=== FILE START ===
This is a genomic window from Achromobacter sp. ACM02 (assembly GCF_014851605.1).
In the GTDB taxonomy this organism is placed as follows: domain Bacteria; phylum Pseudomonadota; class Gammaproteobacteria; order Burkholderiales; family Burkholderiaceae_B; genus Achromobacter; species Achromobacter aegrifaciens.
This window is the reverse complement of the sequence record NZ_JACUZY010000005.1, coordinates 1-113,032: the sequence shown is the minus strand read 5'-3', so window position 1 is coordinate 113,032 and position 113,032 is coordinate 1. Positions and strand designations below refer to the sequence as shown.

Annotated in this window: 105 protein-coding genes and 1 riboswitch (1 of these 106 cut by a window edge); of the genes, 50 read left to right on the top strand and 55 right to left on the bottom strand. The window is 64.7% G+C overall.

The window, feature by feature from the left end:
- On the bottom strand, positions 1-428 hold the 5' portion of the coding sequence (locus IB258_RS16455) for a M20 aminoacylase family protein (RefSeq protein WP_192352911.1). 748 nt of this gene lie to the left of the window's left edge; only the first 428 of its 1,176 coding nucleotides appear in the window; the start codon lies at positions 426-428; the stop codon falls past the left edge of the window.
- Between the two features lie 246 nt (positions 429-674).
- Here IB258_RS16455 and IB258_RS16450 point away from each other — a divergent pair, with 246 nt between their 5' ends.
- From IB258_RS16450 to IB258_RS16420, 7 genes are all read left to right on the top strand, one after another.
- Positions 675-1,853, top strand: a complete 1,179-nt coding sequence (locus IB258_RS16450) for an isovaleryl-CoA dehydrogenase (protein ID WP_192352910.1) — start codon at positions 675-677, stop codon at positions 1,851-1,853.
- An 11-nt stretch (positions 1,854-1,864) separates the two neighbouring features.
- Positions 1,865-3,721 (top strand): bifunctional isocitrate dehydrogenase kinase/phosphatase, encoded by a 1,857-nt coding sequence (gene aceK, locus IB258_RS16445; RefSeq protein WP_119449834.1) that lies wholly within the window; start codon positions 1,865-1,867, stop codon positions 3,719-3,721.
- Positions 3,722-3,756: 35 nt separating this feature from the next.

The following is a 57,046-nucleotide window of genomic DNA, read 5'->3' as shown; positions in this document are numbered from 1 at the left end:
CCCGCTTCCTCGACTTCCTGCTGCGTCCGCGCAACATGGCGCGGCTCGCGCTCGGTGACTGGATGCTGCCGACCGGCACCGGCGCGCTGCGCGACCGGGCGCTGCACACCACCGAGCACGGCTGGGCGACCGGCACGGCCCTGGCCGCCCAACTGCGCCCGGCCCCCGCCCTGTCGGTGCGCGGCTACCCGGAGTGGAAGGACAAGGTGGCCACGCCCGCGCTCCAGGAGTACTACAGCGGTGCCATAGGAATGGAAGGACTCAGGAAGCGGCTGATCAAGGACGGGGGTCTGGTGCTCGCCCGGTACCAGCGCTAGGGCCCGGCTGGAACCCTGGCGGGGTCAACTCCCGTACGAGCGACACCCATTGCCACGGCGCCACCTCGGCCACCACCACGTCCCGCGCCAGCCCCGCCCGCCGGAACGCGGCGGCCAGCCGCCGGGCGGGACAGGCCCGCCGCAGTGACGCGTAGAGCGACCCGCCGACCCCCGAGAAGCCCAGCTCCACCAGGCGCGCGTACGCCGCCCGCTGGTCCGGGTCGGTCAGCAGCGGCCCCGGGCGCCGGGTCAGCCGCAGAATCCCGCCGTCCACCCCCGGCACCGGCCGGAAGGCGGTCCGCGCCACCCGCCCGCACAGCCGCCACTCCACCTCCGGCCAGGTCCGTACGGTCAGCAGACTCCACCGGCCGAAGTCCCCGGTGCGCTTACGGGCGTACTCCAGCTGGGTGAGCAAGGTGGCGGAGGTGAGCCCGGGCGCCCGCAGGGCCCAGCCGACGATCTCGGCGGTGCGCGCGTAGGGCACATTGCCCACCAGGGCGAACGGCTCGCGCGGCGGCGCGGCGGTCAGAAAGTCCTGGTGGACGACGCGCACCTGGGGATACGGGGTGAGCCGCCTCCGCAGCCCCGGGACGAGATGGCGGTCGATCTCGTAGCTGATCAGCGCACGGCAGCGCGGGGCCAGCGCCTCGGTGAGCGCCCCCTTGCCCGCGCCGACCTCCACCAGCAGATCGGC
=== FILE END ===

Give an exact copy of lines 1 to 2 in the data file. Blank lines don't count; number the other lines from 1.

This is a genomic window from Achromobacter sp. ACM02 (assembly GCF_014851605.1).
In the GTDB taxonomy this organism is placed as follows: domain Bacteria; phylum Pseudomonadota; class Gammaproteobacteria; order Burkholderiales; family Burkholderiaceae_B; genus Achromobacter; species Achromobacter aegrifaciens.